"Craft is what enables you to be successful
when you're not inspired." - Brian Eno
New York Times MARCH 26, 2013 - by Jon Pareles
DIDO: GIRL WHO GOT AWAY
Don't worry, Dido hasn't cheered up too much. Advance reports that this British songwriter's fourth album, Girl Who Got Away, would be a "big, fun electronic extravaganza" were misleading. Dido is still a forlorn, sensitive ballad singer, still wondering, as she does in Blackbird, "Why do I bring you love / When all you give me back is pain?"
The electronics are there, however, and they lift the album's better songs out of the sad-sack zone. Girl Who Got Away revisits the fusion of folk-pop melodies and club beats that sold more than twenty-eight million copies worldwide of Dido's first two albums, No Angel (1999) and Life For Rent (2003). Her third album, Safe Trip Home (2008), switched producers, largely renounced electronics and grew more melancholy; it found fewer listeners.
Girl Who Got Away reunites Dido with Rollo Armstrong, her brother and the leader of the dark dance-pop group Faithless, as her main producer and songwriting partner. And their songs continue to long for solace.
Breakups, separations, loneliness and attempts at self-healing fill the album, buoyed by programmed beats. Greg Kurstin, who has produced Pink and Kelly Clarkson, sends electro-pop keyboards percolating through the bitter kiss-off End Of Night, and he supplies the moody, descending bass line and trip-hop backbeat in Happy New Year, which has the singer missing an ex who may be absent or dead. Go Dreaming, which vows to rise above bullying, hints at Donna Summer's I Feel Love.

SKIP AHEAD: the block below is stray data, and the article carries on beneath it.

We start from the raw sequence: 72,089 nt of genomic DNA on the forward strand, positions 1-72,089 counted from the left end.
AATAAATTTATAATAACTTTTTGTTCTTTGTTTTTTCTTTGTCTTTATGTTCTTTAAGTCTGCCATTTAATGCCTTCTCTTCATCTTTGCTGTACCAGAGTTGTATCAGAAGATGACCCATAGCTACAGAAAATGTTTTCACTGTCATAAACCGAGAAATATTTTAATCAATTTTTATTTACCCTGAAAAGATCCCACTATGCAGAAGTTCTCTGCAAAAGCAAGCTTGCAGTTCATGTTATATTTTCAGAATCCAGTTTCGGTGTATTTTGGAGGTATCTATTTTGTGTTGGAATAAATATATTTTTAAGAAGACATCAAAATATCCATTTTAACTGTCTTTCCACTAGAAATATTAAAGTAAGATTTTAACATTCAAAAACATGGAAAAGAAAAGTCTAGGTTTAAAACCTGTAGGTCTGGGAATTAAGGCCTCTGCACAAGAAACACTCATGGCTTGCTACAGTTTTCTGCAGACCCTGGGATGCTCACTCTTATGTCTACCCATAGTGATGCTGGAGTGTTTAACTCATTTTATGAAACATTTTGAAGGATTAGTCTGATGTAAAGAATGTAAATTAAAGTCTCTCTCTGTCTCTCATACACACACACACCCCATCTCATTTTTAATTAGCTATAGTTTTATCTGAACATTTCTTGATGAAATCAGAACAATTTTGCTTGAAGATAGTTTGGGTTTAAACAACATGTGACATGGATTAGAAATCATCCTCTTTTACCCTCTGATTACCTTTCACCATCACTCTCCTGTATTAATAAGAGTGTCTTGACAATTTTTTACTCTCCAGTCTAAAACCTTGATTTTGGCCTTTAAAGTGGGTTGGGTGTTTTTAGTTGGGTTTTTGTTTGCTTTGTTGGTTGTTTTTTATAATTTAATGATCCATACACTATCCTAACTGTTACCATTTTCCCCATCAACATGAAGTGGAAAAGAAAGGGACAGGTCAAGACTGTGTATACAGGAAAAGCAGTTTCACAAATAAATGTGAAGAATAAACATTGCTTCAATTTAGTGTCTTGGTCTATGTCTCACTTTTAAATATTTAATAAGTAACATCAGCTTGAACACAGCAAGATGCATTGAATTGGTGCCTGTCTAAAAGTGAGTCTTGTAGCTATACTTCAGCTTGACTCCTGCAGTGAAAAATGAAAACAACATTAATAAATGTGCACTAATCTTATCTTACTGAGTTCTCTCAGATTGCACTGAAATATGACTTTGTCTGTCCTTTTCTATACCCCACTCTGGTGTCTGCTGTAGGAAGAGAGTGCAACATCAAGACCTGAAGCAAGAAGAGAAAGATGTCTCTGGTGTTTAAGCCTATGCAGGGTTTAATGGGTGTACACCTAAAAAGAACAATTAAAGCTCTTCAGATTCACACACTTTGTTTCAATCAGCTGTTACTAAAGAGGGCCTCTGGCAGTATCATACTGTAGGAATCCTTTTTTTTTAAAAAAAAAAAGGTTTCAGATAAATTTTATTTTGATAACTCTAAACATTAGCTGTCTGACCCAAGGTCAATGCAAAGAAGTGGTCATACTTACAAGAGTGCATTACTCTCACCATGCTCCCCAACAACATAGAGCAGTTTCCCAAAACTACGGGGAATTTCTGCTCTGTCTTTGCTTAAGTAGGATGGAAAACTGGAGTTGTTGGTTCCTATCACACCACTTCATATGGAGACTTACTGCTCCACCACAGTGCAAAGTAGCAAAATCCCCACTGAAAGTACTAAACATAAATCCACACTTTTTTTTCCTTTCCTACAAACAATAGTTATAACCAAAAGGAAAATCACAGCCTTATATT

Dido is no dance-pop belter; her sweet, small voice rarely escapes its underlying reserve, which can be soothing or merely dull. In the album's title song, synthesizer chords puff gentle syncopations as Dido wishes she could be "the girl who got away" - less mousy and uptight, more passionate - but doesn't expect much. Sitting On The Roof Of The World, carried by folky guitar picking, reflects on sudden pop success and "not knowing how I got there or how to leave," insisting that she'd rather just "fit in" to everyday life.
Dido wrote and largely recorded the album before the birth of her son in July 2011; she polished the productions last year. But she found guests to keep her current, like Kendrick Lamar, whose vociferous rap tears through the conciliatory Let Us Move On. And in Day Before We Went To War, with keyboards from Brian Eno, Dido sets personal moping aside to come up with a genuine enigma: an eerily pretty vision of mass destruction.